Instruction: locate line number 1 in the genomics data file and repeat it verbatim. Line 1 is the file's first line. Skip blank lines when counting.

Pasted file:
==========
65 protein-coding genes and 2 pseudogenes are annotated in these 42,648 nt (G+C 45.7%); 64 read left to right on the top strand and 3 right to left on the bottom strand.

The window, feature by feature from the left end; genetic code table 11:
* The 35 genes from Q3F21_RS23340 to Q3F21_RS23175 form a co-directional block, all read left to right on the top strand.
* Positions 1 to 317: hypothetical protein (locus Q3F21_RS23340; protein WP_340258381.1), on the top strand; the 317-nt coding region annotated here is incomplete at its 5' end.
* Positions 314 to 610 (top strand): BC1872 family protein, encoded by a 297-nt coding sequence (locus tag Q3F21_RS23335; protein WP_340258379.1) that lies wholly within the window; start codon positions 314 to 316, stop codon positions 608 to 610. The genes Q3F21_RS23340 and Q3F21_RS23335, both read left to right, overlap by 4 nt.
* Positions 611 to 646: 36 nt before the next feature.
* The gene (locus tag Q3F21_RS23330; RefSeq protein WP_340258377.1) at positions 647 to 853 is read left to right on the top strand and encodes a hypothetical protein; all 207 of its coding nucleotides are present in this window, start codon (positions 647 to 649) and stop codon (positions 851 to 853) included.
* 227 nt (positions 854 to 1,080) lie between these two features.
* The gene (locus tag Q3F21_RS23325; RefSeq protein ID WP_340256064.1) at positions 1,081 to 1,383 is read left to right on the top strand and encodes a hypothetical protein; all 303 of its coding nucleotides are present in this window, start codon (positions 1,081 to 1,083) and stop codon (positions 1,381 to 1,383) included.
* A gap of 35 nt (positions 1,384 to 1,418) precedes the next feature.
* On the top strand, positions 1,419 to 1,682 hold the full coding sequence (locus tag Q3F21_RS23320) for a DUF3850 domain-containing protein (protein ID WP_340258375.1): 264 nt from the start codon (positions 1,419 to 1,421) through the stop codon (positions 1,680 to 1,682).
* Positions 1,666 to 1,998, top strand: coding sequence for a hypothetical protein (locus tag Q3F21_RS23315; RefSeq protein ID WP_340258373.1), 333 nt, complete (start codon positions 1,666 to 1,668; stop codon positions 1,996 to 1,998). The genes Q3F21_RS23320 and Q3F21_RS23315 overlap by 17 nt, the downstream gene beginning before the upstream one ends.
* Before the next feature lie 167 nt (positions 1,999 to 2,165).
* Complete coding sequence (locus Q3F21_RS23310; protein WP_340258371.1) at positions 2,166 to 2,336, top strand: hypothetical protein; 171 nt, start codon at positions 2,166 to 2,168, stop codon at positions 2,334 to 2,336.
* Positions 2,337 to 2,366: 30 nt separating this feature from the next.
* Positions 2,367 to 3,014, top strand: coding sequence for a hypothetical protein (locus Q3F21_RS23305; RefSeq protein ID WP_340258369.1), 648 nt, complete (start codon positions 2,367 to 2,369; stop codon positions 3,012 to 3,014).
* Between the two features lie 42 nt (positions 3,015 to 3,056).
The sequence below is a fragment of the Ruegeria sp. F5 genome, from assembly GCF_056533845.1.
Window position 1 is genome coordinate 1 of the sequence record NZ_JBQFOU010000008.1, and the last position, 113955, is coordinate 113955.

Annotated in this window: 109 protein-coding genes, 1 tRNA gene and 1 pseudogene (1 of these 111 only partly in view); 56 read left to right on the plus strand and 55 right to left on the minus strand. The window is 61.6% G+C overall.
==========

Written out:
65 protein-coding genes and 2 pseudogenes are annotated in these 42,648 nt (G+C 45.7%); 64 read left to right on the top strand and 3 right to left on the bottom strand.